When Isaac Holman returned with new music last summer, it was a surprise for many fans who knew him largely as one-half of the British punk outfit Slaves.
But beyond the quirky, off-kilter sound of "Too Shy for Tennis," his first single as Baby Dave, there was the revelation of the singer-drummer's very serious mental health struggles, so much so that Holman revealed he had experienced a serious mental breakdown and moved back in with his parents while feeling suicidal. He wasn't when or if he would live on his own again, much less if he'd ever make music again, but he began writing as a means of carrying on, all of this, of course, before 2020 ever arrived.
Now, his debut solo endeavor, Monkey Brain, is out for all the world to hear, released independently late last month, with half the record co-produced by none other than Blur and Gorillaz mastermind Damon Albarn, who also played various instruments throughout.
"It's bizarre how this has come together, to be honest," says Holman, speaking with Variance from London over Zoom. "There were a lot of points where I thought it wasn't going to happen."
He says: "I was really unwell, to the point where I really couldn't do anything. There were a good few months where I was literally being looked after, and me and my parents were both sleeping with our doors open so they could hear everything. It was scary."
Holman is keenly aware this new music is perhaps not what a lot of fans would expect him to make, but to be clear, he didn't start making this record with the idea of even making a record at all.
"I don't know if I even had any expectations," he admits. "This is just the music that happened when I started. I didn't really have a plan."
That includes the idea of collaborating with Albarn, something Holman confesses he could have never imagined would happen, until it actually did.
"When I took that leap and messaged his manager, I really wasn't expecting anything," he says. "I thought, this is totally going to be a no. But I figured it was worth a shot. And it's a big deal. Because, on one hand, he's just a nice, normal dude, and it was nice hanging out with him, but there were literally points when we were recording that I would just snap out of that and go, 'What the fuck is going on? How am I here?'"
Holman says had it not been for Albarn and his encouragement, it's unclear if this album would have been released or what it might have sounded like.
"He said he liked the sound of what I thought were my demos, and had it not been for that, I probably wouldn't have carried on in the same way," he explains of Albarn's influence on his direction. "I think if I had gone to a different producer, they might have re-recorded them, and they would have just been demos. He played a massive part in the project being what it is now."
While the future of Slaves remains unclear, Holman says he and bandmate Laurie Vincent are "still good mates" and he believes, "never say never." But for now, he is focused on something new if not completely different.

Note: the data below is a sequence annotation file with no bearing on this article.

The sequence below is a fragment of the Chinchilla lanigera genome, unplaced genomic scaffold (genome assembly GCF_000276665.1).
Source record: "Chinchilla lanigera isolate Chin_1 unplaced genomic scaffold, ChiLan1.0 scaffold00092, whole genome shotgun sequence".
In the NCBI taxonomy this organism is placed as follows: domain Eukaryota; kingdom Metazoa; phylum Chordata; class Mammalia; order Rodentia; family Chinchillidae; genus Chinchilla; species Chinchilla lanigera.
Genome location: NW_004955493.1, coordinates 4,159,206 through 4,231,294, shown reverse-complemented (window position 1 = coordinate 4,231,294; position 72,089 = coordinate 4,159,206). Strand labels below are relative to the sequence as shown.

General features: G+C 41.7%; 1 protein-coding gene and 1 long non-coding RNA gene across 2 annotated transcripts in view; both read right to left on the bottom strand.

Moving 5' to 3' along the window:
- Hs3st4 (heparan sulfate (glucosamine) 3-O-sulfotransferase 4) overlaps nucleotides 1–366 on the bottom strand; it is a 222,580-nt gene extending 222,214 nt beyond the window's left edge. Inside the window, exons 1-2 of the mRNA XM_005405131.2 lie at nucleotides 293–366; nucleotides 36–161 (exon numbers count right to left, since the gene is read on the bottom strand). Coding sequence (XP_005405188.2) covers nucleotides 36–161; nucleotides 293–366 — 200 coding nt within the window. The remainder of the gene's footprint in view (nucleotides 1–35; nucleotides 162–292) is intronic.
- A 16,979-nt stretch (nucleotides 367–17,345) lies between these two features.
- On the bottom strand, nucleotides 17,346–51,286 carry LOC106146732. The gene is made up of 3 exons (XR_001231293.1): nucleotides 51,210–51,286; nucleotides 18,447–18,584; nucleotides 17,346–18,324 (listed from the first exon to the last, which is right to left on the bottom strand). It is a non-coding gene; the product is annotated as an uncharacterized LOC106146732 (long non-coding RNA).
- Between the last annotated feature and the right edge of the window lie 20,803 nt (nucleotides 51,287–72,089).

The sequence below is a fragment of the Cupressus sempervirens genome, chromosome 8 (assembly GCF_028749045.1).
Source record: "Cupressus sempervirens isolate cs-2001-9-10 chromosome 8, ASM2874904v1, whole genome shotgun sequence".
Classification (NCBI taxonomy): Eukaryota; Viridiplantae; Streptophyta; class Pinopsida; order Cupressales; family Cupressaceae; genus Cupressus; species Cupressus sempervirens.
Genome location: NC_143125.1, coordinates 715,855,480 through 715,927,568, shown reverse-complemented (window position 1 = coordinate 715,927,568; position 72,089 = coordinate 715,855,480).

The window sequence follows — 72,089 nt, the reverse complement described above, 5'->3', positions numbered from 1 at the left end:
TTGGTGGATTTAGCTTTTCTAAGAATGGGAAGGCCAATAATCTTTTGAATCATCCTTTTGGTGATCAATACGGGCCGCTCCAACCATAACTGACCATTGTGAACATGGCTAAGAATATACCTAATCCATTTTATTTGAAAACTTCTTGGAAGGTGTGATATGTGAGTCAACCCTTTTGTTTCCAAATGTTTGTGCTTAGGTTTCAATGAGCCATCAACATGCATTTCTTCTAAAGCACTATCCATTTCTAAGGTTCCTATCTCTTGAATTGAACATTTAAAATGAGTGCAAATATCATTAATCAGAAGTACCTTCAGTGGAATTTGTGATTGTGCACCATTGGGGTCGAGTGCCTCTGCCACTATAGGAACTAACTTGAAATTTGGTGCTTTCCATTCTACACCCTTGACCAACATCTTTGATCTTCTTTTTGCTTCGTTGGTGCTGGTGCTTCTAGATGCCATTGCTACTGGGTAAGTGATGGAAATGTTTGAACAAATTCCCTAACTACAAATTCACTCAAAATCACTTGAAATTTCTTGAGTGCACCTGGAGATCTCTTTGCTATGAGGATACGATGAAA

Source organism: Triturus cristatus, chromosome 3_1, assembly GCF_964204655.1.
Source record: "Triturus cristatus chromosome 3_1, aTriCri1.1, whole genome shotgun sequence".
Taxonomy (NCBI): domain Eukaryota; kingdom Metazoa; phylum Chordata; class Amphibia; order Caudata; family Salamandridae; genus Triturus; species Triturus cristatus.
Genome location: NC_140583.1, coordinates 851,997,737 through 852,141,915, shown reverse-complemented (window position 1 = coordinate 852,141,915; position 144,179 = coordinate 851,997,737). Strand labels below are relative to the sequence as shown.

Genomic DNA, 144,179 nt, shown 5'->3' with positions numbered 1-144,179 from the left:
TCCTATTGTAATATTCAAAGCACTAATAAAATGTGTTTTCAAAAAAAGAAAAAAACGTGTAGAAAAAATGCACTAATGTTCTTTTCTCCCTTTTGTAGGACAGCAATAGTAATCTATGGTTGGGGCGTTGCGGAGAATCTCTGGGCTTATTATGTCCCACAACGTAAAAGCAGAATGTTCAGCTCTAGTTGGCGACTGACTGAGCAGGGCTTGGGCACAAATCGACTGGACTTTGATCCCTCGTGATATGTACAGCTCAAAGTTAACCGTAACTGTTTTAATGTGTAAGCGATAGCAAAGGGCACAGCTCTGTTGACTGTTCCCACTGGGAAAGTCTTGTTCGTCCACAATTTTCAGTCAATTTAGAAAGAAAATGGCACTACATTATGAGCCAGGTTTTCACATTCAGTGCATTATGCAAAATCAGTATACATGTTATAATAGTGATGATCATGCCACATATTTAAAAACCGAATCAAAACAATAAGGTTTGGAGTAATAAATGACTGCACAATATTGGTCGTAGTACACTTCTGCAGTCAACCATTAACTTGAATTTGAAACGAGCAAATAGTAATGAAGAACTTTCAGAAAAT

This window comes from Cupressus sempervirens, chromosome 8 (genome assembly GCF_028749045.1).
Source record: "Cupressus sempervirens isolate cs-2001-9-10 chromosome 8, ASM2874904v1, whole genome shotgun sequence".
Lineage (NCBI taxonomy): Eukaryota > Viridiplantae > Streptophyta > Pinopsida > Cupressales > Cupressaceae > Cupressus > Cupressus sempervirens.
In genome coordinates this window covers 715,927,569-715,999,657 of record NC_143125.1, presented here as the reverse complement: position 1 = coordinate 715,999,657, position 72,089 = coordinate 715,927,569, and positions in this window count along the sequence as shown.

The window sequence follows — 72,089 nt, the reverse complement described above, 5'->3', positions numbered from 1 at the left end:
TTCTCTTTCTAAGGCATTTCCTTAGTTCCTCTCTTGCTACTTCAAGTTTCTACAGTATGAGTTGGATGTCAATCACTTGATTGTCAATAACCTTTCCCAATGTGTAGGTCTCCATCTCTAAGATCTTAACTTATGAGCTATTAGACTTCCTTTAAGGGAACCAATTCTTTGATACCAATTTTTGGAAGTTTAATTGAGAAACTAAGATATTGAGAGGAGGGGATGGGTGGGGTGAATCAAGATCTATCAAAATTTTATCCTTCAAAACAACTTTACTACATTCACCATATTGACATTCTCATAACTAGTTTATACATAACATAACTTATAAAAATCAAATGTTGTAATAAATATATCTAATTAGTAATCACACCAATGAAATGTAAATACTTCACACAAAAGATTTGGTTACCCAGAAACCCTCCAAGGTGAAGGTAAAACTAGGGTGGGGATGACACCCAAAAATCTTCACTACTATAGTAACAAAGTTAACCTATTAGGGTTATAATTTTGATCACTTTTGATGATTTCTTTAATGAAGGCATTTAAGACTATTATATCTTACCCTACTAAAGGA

"With Slaves, the intention was always positive," Holman recalls. "We always wanted to make people feel good. And that's definitely the same with this project. But I just want to empower people. It's hard to explain. It feels like I'm on the right path now."
Part of staying the course and keeping focused means knowing who to listen to and tuning out the noise, which is partly why he says he avoids some social media channels.
"I think Twitter can be quite an unkind place, and I don't think I really want to be there right now," he says, noting he prefers to communicate on Instagram. "And Instagram can be like that, too, but there's something about Twitter. Instagram has been my favorite one for connecting with people."
He says that with this new project, he has tried to connect with as many fans as he can, but he has to be aware of where to draw the line, for his own health, especially as he has been so open about his struggles, which has prompted outreach from strangers.
"I like talking to people personally," he says. "If someone says they like my album, I like to be able to message back and say, 'Thank you.' It's a hard one because you have to find a balance. I want to talk to people and I want to empower people, but I have to look after myself as well."
Of course, he's also keeping busy. He says he wants to release a video for every one of the 12 songs on the album. In fact, he intends to soon share a set of visuals for his song "Robert," one of the LP's standout tracks.
"I got a 'Robert' tattoo on my back, which I got done when we made the video," he says, revealing the tattoo carefully. "It's a very personal song. Robert was someone who really helped me when I wasn't doing very well. It's probably the most sincere love song I've ever written," he notes, teasing the video will reveal more.
In the meantime, he says he has already moved on to what comes next. He plans to play live, and he is already making more music.
"I've been busy," he says. "I've already got half another record written. I'd love to bang another album in the next year. I'm going to do a little U.K. tour this summer, and then I'd love to come to the States and Europe, especially now that we're getting back to normal again. It's weird seeing faces again, but I love it. And we're just back to it. I'm excited."■